Dance therapists are trained in movement observation and tend to describe most interactions in terms of movement and spatial relations. "If a patient strikes out at a therapist," says Oosterhous,"this is his way of telling her, 'You came too close.' Mental patients need a lot of personal space; their kinesphere is very big." At the same time, Oosterhous warns against the kinds of facile generalizations about the meaning of movement popularized in Julian Fast's book "Body Language any more than you can read someone's mind. It's always important to check it out."
Here is another therapist, describing the presence of a photographer during a workshop on dance therapy held last month at Prince George's Community College:
"He took over the most prominant space in the room - the center of the circle - but the group handled it beautifully. His presence was physically disruptive and they responded, by kicking him." Her intention was humorous, but the habit of observation underlying the humor is almost automatic.
Viewed collectively, dance therapists seem ardent and a bit defensive about their professional status. They don't look wild and wooly, like dancers, and they don't sound like dancers either, with their talk of "therapeutic modalities" and "the therapeutic use of movement in the emotional and physical integration of the individual."
Although their methods are drawn from the art of dance, their goals are very different from a dancer's goals. Dance therapy is concerned with the impact of dance movement on ther performer, not on an audience. And the dance therapist is not particularly interested in the beauty of particular movements and shapes, but with how these may express a patient's conflicts or help resolve or contain them.
Dance therapy does have its roots in dance and performance, though. Early modern dance prepared the way with its emphasis on simple, expressive, natural movement that laymen could perform. The core ideas that Chace started out with were all well established techniques in modern dance pedagogy by the 1940's.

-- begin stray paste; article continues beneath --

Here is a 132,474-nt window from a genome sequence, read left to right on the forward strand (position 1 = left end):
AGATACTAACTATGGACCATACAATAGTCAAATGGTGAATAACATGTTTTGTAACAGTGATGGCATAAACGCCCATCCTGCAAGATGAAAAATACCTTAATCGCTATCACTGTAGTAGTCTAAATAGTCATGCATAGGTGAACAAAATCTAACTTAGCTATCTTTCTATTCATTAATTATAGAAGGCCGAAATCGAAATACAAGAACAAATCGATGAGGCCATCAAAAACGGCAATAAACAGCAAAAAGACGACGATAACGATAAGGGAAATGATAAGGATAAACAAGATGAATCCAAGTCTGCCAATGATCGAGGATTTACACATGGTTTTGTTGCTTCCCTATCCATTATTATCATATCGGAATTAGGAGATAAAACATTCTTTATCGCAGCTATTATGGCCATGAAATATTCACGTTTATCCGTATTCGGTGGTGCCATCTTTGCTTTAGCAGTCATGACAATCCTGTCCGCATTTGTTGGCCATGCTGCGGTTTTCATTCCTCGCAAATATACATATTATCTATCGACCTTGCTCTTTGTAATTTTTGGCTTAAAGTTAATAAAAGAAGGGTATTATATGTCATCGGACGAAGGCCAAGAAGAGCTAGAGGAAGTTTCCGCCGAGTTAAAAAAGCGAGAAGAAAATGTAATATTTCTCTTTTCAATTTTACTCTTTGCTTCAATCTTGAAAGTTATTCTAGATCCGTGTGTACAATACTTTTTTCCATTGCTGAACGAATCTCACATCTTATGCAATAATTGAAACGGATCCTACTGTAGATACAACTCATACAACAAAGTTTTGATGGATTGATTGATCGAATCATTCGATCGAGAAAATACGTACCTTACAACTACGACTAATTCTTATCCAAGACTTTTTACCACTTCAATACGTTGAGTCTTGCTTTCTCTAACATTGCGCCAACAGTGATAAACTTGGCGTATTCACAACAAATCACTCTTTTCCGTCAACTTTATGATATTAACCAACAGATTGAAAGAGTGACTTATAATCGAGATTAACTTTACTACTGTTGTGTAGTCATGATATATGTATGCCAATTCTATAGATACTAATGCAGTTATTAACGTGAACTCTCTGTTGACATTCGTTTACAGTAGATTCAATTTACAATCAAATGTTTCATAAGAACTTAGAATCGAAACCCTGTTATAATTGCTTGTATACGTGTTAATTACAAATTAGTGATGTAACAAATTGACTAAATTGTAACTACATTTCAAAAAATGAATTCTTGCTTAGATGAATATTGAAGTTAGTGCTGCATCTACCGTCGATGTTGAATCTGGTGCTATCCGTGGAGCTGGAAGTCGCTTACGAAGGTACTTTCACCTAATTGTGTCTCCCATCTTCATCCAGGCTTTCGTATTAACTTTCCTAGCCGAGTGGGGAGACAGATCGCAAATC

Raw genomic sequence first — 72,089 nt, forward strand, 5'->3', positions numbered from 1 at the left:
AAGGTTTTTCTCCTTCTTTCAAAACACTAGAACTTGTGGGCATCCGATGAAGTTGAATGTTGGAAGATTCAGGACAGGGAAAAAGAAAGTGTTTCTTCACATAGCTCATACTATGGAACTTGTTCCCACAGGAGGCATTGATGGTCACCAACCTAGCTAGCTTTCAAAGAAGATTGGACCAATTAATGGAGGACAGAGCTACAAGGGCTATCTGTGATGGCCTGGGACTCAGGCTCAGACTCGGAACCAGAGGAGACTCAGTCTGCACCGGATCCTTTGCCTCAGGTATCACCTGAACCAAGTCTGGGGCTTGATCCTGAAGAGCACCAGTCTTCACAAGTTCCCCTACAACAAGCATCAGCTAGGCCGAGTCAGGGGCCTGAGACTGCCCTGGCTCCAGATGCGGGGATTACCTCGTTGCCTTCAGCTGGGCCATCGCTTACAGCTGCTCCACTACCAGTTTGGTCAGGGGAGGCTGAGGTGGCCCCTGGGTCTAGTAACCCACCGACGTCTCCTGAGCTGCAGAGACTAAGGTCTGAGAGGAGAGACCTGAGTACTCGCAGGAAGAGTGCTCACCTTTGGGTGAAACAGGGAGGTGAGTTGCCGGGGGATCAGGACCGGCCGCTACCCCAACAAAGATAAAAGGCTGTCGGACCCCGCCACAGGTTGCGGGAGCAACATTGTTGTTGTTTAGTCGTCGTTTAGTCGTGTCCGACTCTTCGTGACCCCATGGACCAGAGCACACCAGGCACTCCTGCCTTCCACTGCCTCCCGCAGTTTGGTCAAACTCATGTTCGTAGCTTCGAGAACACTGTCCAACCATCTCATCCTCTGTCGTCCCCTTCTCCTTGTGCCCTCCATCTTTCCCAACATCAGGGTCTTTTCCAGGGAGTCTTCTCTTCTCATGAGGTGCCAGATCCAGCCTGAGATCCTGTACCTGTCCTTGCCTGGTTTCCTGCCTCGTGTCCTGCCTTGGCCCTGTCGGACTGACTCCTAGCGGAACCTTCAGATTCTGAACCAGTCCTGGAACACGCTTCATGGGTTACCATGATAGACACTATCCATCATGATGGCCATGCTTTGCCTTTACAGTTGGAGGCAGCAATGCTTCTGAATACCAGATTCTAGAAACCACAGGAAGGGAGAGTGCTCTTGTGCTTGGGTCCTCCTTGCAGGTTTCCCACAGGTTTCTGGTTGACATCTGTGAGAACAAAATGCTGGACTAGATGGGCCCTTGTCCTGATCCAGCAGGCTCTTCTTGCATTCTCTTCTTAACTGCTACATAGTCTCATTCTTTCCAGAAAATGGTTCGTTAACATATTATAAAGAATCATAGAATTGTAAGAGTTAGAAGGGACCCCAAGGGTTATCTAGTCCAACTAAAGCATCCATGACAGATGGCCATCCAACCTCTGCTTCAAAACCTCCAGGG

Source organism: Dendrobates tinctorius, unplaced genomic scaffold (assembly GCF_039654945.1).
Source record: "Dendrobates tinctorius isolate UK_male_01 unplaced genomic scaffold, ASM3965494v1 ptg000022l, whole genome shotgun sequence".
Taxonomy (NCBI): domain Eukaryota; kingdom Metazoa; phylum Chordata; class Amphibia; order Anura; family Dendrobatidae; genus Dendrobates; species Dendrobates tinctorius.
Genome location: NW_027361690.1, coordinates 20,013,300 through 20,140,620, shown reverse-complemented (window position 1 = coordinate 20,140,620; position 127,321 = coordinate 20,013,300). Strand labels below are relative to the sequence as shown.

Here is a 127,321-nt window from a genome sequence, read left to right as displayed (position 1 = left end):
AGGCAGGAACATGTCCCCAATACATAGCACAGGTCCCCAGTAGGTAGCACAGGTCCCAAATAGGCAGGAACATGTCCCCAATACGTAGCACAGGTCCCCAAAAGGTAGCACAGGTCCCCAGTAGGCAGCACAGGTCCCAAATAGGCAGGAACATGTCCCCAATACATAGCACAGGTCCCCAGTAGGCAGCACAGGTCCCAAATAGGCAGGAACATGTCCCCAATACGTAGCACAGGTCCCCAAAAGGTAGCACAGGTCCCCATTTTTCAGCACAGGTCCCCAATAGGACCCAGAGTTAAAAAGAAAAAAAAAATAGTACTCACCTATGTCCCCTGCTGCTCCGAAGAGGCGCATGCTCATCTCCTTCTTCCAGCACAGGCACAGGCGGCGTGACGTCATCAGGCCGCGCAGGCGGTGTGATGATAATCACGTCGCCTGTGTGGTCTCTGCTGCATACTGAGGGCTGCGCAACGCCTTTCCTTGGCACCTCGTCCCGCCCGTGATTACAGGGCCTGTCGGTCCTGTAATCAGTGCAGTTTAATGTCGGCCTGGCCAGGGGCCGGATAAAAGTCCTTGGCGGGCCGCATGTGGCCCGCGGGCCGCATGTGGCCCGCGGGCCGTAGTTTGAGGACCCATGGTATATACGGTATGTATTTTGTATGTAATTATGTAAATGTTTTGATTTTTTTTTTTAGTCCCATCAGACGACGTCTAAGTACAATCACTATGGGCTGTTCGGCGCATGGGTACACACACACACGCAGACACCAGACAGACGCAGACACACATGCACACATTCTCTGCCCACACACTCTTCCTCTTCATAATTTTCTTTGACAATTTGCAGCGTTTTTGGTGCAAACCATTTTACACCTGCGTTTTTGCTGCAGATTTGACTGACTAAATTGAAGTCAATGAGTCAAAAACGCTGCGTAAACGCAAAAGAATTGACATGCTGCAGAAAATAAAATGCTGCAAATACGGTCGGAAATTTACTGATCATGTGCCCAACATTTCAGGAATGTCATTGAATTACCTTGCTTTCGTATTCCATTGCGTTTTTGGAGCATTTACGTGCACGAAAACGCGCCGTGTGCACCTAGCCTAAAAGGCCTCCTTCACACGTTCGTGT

Like the other arts therapies(music and visual art), dance therapy stands in a tenuous postion between the fields of art and psychotherapy. Mental health professionals have often been hostile or skeptical, and the dance therapists have had a hard time gaining acceptance for what they do.
As one questioner put it, "Outings can play an important role in the treatment of adolescent patients, but you don't necessarily talk about 'outing therapy.'"
A psychiatric social worker who stopped using art therapy in her work with children felt it was, finally, a distraction: "something people made up to make it look like they knew what to do with kids." "No one likes to talk against it, because mental patients get so little, but the bottom line," she feels, "is responsibility - whether the adjunct therapies are willing to take responsibility for the failures."
No one doubts that dancing is good for you, and presumably anything that keeps the blood moving and keeps a patient from brooding about this problems is therapeutic. But at what point does a therapeutic activity become a psychotherapy?
"One thing we know," says Chaiklin, "we move. Or else, we're dead." (She leans forward, fingers interlacing in tension to make a point, or presses her clustered fingers repeatedly against her throat to emphasize the rhythms of her speech). "We go from ourselves (she describes an arc with her arm) through space to somebody else in order to interact."
It's curious how easily the figurative language of popular pyschology translates, through dance therapy, into direct action. One often isn't sure whether a dance therapist is speaking metaphorically or not - and it may not matter.
Movement is such a primary impulse and touches on so many areas of human development, that the distinctions between physical and psychic processes tend to recede. Psychologists working in child development have traced cognitive processes like counting and reading to motor activities - rocking, crawling, fitting big blocks into little blocks, etc. And pyschiatrists have observed how emotions, too, seem to have their origins in physiological sensations and responses.
We understand first and best what we can grasp with out senses, which means the body is where we start and what we keep coming back to.